Sleeping with the light on may increase diabetes risk

Researchers recently looked into the impact of light exposure during sleep on one’s health. They discovered that even one night of light exposure raises heart rate when sleeping and affects glucose metabolism the next morning. According to them, sleeping without exposure to light is probably good for cardiometabolic health.

At night, exposure to artificial light is widely used around the world and has been connected to detrimental health and well-being effects.

Northwestern University in Chicago researchers recently looked into the biological impacts of various degrees of light exposure during sleeping. They discovered that one night of sleep exposure to moderate ambient light can affect glucose and cardiovascular homeostasis, as well as raise risk factors for heart disease, diabetes, and metabolic syndrome.

A 2019 study indicated that artificial light at night (ALAN), such as from a nightlight or television, is associated with obesity in women. Light exposure during sleep may have a deleterious impact on metabolic control.

According to another study, when compared to low light exposure, blue-enriched light exposure in the morning and evening affects glucose metabolism and raises insulin resistance. Another study found that higher levels of ALAN are linked to higher rates of type 2 diabetes among older adults. The mechanisms underlying ALAN’s metabolic effects are unknown.

Sleep study

The scientists enlisted the help of 20 young adults for a three-day, two-night stay in the lab. They used actigraphy and sleep diaries to measure participants’ sleep habits a week before the study.

After that, the participants were assigned to one of two sleeping conditions:

  • On the first night, participants slept with a dim light of less than 3 lux (lx), and on the second night, they slept with an overhead room light of 100 lx.
  • On both nights, Sleeping in a dim light setting of less than 3 lx.

The participants supplied blood samples before and after food intake on Days 1 and 2 of the experiment to assess melatonin and blood glucose levels. They were also subjected to overnight polysomnography (PSG) test to determine the quality of their sleep.

Every two hours while awake, the participants completed surveys to assess their subjective drowsiness, appetite, and mood changes. Meanwhile, nurses took blood pressure and heart rate readings every hour and every four hours.

The researchers discovered that a single night of 100 lx room lighting raised heart rate during sleep and enhanced insulin resistance the next morning.

Participants exposed to 100 lx lighting during sleep had more N2 sleep — one of the deeper stages of sleep — and less slow-wave sleep — which is critical for memory consolidation — than those exposed to dim light. They also had less REM sleep, which is when you dream.

The researchers found no differences in melatonin levels or PSG-derived indices of cortical arousal, sleep fragmentation, or wake-sleep stage stability between the two groups. This could be due to the fact that only 5-9 percent of light passes through closed eyelids.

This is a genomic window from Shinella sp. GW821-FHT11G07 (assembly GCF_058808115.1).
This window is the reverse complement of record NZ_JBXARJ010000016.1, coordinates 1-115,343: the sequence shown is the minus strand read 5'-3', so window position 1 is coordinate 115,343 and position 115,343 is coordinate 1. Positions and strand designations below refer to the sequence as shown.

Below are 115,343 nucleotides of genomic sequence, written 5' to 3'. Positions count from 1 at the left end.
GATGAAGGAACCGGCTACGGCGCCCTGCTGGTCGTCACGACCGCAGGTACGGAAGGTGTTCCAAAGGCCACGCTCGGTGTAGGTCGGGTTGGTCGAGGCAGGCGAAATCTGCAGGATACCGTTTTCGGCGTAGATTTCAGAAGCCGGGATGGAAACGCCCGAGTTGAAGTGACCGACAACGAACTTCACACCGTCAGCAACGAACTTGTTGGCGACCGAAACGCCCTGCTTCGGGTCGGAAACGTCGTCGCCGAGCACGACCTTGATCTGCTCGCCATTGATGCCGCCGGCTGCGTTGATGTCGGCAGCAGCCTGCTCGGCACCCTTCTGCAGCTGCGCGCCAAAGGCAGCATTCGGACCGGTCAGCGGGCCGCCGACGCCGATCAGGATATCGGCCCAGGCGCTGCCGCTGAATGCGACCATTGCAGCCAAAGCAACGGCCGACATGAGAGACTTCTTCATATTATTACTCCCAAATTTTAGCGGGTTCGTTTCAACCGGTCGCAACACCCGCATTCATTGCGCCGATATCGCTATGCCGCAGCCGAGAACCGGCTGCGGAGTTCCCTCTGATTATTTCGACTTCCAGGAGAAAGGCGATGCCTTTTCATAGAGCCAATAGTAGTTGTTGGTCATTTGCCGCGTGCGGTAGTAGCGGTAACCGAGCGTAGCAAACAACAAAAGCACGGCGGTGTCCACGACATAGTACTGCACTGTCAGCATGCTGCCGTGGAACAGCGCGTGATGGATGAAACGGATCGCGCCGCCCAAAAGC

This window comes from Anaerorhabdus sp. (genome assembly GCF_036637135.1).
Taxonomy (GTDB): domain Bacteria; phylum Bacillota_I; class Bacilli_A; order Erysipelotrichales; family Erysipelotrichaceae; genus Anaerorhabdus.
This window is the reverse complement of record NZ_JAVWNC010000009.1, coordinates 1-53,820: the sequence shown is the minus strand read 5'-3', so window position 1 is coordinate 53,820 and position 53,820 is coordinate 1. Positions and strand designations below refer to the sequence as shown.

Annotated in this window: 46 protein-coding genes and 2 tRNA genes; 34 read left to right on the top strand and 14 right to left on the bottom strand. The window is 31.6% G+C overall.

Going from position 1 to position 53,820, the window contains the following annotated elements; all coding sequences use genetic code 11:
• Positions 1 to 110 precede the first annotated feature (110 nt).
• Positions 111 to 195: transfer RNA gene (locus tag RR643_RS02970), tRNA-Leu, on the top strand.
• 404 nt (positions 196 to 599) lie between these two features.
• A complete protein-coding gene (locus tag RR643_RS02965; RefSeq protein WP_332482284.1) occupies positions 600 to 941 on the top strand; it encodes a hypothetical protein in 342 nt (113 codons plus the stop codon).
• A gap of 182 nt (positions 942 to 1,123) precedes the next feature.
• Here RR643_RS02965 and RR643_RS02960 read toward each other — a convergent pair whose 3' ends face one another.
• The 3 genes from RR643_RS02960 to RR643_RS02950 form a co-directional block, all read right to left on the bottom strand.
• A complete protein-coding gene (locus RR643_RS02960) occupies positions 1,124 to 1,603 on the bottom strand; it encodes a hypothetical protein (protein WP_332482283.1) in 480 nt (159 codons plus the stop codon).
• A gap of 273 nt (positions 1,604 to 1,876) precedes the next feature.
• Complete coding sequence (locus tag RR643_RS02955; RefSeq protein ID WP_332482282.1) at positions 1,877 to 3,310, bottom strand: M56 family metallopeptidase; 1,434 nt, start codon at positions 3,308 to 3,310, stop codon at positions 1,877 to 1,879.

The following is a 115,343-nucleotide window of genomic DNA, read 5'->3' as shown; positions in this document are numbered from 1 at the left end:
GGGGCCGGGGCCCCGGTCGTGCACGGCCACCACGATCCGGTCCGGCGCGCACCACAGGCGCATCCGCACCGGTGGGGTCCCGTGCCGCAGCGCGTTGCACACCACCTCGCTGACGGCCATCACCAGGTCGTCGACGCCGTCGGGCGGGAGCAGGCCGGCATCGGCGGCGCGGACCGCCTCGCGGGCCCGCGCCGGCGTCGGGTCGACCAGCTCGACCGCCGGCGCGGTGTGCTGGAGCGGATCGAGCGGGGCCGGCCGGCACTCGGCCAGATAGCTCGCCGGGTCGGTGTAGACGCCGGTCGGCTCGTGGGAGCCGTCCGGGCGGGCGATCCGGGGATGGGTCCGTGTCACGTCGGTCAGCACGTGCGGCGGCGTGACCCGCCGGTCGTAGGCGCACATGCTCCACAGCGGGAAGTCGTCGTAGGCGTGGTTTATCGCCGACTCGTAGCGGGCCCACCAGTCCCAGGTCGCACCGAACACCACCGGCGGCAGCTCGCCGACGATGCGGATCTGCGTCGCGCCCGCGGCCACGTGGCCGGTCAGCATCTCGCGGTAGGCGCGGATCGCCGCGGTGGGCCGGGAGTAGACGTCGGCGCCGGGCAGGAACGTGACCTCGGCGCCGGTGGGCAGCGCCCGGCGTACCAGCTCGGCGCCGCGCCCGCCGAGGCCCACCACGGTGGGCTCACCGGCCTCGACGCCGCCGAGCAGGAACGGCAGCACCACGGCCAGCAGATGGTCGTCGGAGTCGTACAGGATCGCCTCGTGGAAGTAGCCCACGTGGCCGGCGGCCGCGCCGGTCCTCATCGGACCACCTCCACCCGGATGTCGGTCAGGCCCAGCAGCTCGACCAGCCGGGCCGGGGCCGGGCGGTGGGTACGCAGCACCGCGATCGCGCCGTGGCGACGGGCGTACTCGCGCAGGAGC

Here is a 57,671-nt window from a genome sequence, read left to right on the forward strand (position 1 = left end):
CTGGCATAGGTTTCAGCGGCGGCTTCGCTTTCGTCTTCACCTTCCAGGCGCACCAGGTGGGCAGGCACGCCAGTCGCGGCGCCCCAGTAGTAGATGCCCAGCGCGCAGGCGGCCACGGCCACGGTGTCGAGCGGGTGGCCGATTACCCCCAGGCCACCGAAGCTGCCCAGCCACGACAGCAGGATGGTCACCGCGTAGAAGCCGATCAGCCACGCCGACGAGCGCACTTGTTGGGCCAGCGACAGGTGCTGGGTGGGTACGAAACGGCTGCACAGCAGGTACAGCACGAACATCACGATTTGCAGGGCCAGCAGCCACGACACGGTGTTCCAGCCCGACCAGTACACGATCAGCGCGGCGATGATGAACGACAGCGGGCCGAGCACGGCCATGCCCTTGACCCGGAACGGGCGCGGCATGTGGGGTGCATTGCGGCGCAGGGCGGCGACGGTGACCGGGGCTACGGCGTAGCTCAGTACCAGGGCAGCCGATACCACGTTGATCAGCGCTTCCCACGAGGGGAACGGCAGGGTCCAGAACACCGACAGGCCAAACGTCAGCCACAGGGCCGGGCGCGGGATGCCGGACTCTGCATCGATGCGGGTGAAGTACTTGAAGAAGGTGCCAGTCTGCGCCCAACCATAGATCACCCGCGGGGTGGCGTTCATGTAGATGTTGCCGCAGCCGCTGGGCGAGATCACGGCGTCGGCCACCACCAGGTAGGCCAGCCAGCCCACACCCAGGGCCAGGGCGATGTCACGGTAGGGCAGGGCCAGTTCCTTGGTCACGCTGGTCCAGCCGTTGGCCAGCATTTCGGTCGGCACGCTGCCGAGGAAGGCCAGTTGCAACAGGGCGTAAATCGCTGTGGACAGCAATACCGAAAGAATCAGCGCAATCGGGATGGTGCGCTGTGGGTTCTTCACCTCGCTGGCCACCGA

Underlying mechanisms

Phyllis C Zee, MD., Ph.D., the study’s corresponding author, said to Medical News Today when asked what could explain the link between ALAN and the observed effects on heart rate and glucose metabolism:

“There are potentially three possibilities. [The first is that light] can cause awakening or arousal. We found small changes [in these measures, but they did not] correlate with an increase in insulin resistance. So this is unlikely to be a primary mechanism.”

“Secondly, light can affect the circadian clock and affect melatonin secretion. However, we found no significant difference in melatonin levels,” Dr. Zee added.

“[We thus hypothesize] that light activates brain regions that regulate the autonomic nervous system because there was a relationship between the changes in heart variability and insulin resistance,” she explained.

Dale Sandler, Ph.D., was not engaged in the study and is a senior investigator and chief of the Epidemiology Branch of the National Institute of Environmental Health Services (NIEHS). “Subtle variations in sleep stages could [also] have a role,” Dr. Sandler concurred with Dr. Zee.

The researchers came to the conclusion that avoiding ALAN may be beneficial to cardiovascular and metabolic health.

What should I do?

What advice would Zee give based on her research and those of others in the field? Consider closing your blinds and drapes, turning off all the lights, and wearing a sleep mask.

“I think the strength of the evidence is that you should clearly pay attention to the light in your bedroom,” she said. “Make sure that you start dimming your lights at least an hour or two before you go to bed to prepare your environment for sleep.”

Remove any unnecessary light sources from your bedroom. If you must use a night light, keep it dim and at floor level, rather than immediately next to your eye or at bed level, so that it is more reflected. She also advised being conscious of the type of light in your bedroom and prohibiting any lights emitting in the blue spectrum, such as those generated by televisions, smartphones, tablets, and laptops.

“Blue light is the most stimulating type of light,” Zee said. “If you have to have a light on for safety reasons change the color. You want to choose lights that have more reddish or brownish tones.”



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